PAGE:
Friday, June 6, 2014

Dr. Jeff Meldrum Excerpt from 'American Sasquatch Hunters: Bigfoot in America'

In the 2013 film American Sasquatch Hunters: Bigfoot in America a question is posed to the interviewees regarding the best tools for people to use in their search for Sasquatch. Full Professor of anatomy and anthropology and expert on foot morphology along with locomotion in primates, Dr. Jeff Meldrum, replies: 

Well, I think the first thing would be their noodle [pointing at his head and laughing]. I always encourage amateurs to not get overly caught up in the expectation of finding evidence, but rather become very familiar with their own neck of the woods, their immediately accessible region. Where they're going to be spending their time and then spend time there, get familiar with the lay of the land, where are the resources, you know where are berries, where are other fruiting trees, where are the animals sheltering, what are the habits of the other commonly known wildlife that are much more observable. And gain a better understanding of the nature of the ecosystem, what are the plants and other resources that might be available to a Sasquatch that would allow it to make a living in that habitat.

And then just enjoy that and get used to that and get used to that and become a good observer of nature. Understand animal sign and footprints, so that you can objectively interpret that kind of evidence. All of that you make your experience much more gratifying.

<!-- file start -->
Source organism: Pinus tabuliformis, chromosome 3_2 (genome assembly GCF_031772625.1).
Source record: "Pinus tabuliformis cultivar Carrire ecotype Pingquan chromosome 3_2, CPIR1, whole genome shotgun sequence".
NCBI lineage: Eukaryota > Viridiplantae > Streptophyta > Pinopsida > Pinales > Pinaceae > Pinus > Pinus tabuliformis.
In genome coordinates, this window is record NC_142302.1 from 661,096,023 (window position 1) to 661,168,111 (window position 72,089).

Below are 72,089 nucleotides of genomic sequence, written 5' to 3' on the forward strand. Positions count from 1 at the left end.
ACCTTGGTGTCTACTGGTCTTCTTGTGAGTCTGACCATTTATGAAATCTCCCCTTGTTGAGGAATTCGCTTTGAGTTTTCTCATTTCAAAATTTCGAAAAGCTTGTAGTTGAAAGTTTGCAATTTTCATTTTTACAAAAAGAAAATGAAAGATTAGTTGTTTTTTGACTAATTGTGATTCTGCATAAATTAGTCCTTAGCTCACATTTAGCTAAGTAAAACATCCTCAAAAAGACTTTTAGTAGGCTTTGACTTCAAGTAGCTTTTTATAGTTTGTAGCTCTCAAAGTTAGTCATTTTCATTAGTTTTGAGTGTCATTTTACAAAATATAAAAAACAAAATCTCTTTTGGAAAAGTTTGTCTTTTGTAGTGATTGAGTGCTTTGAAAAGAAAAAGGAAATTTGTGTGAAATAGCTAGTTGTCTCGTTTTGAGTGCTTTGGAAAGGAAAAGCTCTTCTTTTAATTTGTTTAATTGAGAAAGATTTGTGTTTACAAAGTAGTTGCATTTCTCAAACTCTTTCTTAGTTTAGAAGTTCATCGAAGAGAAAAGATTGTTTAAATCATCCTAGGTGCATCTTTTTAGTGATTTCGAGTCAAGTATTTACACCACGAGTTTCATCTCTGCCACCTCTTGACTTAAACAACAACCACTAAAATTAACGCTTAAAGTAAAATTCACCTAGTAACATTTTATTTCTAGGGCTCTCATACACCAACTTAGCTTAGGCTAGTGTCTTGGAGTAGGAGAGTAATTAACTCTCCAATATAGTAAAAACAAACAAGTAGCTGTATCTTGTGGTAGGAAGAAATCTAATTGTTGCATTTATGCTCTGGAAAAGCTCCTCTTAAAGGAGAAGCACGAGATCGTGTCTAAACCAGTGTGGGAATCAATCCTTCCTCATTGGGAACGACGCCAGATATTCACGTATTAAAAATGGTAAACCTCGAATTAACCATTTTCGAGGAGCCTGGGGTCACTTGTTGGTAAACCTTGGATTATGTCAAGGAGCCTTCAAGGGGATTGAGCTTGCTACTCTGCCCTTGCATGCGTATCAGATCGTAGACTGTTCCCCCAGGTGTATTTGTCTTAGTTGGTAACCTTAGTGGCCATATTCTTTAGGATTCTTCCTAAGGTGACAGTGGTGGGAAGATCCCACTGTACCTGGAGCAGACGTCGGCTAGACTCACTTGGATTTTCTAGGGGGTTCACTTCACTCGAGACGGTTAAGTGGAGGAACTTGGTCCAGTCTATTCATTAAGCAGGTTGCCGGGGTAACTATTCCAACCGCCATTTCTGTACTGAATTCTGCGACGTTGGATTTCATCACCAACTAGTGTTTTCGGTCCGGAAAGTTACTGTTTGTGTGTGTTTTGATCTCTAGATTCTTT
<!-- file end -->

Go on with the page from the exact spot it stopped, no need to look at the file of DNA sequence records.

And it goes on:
You know I've always raised a cautionary note with individuals who go out, you know these weekend warriors, who consistently have some kind of contact. You know they wrap on a tree and they get a response, or they give a whoop and they get a response. And they describe these experiences and I've you know I've sometimes said, well that's impressive that you're so able to so consistently observe and make contact with, or feel that you're close to this very rare and elusive animal, you know that I've been looking for, for a couple decades now.

Why don't you demonstrate your skills in another way. I challenge them to go out and bring me back a photograph, a calendar style photograph, of a deer, or an elk, or a moose, or a raccoon. These are animals that much much more common and easier to observe in the wild. And if they're unable to do that, then hope that causes them to pause and reflect upon the claims that they're making, the assertions they're making with this consistent repeated contact with this very rare and elusive animal.